Wow, what a week its been. I had a few ideas for this week’s blog, but it feels negligent not to write about what is affecting all of our communities right now. And that is COVID-19.
We are in an unprecedented time for this generation. The world is shutting down and a highly contagious flu is spreading like wildfire across our increasingly connected world. Indeed, we are witnessing a global pandemic.
Here in Australia, universities are closing their doors and classes are going online. Residents are being encouraged to stay home and avoid social gatherings. Many are panic-buying toilet paper and other necessities, leaving shelves totally empty. Grocery store chains are being forced to limit the purchase of numerous items.
More importantly, and almost completely against our ethos at SafeGrowth, people are being told to socially distance themselves from others. Major public health authorities are encouraging people to work from home (if they can), stay home if they feel sick at all and avoid large social gatherings to “flatten the curve.”
And this is the right advice. For highly contagious viruses like COVID-19, the risk of exposure is huge for people who are older, have weakened immune systems, respiratory issues, or other preconditions. Social distancing will reduce the demand on already over-burdened hospitals and their staff who, like Italy, will quickly run out of treatment facilities.
But, as we know, social distancing is not an option for many of our fellow SafeGrowth communities, who do not have access to paid sick leave or are living from paycheck to paycheck and have to work to survive. Never have these issues seemed more pressing.
Furthermore, social distancing can also lead to social isolation. By staying home and away from others, we can feel disconnected and lonely. And while social distancing is an important part of protection from viruses, as we know from research, social isolation isn’t good for our health. Just yesterday I received a message from one of my close friends at home. She has been instructed to work from home and is already feeling alone and isolated.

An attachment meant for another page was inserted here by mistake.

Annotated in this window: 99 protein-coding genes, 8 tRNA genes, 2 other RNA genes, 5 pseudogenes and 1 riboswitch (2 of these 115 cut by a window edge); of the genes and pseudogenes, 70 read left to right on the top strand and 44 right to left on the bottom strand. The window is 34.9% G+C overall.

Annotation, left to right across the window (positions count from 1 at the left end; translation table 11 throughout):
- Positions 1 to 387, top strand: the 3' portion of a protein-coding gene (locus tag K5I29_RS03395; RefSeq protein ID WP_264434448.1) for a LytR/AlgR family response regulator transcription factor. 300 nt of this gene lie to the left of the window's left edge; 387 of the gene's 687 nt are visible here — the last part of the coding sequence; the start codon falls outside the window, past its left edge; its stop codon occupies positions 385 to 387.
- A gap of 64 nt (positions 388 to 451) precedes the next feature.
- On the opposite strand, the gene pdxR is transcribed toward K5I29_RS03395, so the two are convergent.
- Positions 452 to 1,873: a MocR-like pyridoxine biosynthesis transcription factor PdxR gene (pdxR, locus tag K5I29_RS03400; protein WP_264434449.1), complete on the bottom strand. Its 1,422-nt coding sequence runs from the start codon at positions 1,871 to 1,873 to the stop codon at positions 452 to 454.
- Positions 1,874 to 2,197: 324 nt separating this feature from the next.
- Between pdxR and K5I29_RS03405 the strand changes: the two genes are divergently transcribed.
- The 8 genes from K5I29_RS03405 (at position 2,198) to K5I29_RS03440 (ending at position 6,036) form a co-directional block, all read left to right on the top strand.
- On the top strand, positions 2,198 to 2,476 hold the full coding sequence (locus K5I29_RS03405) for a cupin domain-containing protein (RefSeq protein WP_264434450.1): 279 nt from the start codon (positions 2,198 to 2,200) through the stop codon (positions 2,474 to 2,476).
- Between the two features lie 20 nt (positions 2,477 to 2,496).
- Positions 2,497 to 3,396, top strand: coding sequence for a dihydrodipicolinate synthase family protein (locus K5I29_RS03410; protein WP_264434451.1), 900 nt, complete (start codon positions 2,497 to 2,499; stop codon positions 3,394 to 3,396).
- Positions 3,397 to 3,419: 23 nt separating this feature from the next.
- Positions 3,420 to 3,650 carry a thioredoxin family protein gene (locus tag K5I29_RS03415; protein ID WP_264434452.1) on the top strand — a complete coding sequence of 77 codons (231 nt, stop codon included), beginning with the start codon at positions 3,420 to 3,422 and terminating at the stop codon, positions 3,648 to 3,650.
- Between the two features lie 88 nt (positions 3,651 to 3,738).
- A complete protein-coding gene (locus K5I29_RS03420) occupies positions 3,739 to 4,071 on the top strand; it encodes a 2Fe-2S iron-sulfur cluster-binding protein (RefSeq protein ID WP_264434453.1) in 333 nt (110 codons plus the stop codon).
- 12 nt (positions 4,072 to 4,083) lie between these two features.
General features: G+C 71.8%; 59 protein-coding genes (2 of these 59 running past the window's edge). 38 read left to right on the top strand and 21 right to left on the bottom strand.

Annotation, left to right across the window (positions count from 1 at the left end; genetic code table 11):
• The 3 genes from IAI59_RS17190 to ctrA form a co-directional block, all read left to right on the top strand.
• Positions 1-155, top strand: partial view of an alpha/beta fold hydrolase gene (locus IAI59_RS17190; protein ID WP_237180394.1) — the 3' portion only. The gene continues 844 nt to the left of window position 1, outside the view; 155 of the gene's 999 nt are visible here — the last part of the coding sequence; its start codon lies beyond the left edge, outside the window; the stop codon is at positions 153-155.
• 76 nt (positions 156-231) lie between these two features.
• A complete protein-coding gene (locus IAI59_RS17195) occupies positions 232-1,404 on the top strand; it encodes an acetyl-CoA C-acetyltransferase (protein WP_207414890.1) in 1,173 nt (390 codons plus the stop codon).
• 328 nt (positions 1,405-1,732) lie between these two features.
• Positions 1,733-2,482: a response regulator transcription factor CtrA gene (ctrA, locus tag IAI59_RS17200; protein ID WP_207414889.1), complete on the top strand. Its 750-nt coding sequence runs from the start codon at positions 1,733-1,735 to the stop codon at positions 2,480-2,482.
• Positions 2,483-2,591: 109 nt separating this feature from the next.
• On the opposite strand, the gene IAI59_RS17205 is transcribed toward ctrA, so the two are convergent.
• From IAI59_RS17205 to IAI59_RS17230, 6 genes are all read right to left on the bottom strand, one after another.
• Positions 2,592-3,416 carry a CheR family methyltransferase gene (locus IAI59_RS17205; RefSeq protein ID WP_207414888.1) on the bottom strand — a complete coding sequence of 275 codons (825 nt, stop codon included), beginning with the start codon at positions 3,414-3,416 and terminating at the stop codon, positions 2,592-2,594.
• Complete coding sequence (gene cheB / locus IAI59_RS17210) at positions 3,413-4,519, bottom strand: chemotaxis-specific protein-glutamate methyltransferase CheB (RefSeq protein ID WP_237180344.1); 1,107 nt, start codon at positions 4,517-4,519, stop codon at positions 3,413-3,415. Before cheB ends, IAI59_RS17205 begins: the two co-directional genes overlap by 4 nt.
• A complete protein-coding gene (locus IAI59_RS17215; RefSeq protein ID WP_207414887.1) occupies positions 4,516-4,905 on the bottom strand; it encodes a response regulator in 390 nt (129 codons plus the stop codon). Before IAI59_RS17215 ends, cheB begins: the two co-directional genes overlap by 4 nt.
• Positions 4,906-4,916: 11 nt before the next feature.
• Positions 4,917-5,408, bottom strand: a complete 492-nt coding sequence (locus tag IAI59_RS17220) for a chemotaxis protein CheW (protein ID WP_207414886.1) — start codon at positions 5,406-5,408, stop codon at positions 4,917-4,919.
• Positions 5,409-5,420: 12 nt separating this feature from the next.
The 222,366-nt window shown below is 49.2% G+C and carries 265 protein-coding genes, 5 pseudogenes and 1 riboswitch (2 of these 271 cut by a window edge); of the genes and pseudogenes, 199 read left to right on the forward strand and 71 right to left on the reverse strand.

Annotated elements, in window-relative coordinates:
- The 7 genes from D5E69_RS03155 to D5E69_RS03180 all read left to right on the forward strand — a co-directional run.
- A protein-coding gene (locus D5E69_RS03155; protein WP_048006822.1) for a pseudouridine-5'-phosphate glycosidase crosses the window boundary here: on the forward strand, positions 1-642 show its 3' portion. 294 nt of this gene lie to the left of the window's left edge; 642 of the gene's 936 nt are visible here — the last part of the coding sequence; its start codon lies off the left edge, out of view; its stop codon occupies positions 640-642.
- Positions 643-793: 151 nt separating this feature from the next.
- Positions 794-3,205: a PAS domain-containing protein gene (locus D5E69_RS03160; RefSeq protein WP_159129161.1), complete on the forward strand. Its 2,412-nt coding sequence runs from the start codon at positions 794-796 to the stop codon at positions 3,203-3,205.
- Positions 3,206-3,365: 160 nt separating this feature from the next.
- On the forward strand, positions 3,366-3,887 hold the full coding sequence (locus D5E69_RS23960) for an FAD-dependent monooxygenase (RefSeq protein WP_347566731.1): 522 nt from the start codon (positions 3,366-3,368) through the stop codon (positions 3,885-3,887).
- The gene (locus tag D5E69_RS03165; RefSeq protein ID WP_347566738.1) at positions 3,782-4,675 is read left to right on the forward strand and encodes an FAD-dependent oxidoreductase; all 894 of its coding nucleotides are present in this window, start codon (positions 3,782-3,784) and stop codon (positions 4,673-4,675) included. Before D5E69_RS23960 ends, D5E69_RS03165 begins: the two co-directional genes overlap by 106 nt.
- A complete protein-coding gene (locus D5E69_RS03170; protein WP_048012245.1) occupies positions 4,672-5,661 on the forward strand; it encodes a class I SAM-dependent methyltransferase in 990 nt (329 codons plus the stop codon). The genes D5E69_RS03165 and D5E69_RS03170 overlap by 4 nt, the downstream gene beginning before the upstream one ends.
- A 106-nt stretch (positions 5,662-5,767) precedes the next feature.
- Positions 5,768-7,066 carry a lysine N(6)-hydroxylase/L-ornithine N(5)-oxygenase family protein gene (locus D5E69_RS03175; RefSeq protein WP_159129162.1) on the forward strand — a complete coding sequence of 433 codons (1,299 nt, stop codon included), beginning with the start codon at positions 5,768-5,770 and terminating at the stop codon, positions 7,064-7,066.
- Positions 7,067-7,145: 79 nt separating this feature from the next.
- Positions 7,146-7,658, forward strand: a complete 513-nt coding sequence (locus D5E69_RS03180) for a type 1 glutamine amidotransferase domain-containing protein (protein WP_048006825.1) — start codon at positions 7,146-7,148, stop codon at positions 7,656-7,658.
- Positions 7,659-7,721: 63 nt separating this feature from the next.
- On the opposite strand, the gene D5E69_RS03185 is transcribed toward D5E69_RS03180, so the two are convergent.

PARADISE BUILT IN HELL
What do we do? Well, we have many accounts of what humans do in disaster to help guide us. Eric Klinenberg’s book Heat Wave details how older women survived one of the worst heat waves in Chicago in 1995. They called each other. Every day, they sat is tubs full of water or under air conditioning or fans and called to check in on each other and stay connected.
Rebecca Solnit’s book Paradise Built in Hell, reminds us throughout human history, in disaster situations, humans engage in incredible acts of altruism. They donate more, set up relief shelters, check on their neighbours and prepare meals for those who can’t.
In this time of uncertainty, instability, and fear, we encourage our fellow SafeGrowth community to reach out and check in with each other (phone, skype, facetime, letters!) and share those extra items you may have bought with those who may be struggling.
Most importantly, be kind to one another and don’t forget to wash your hands!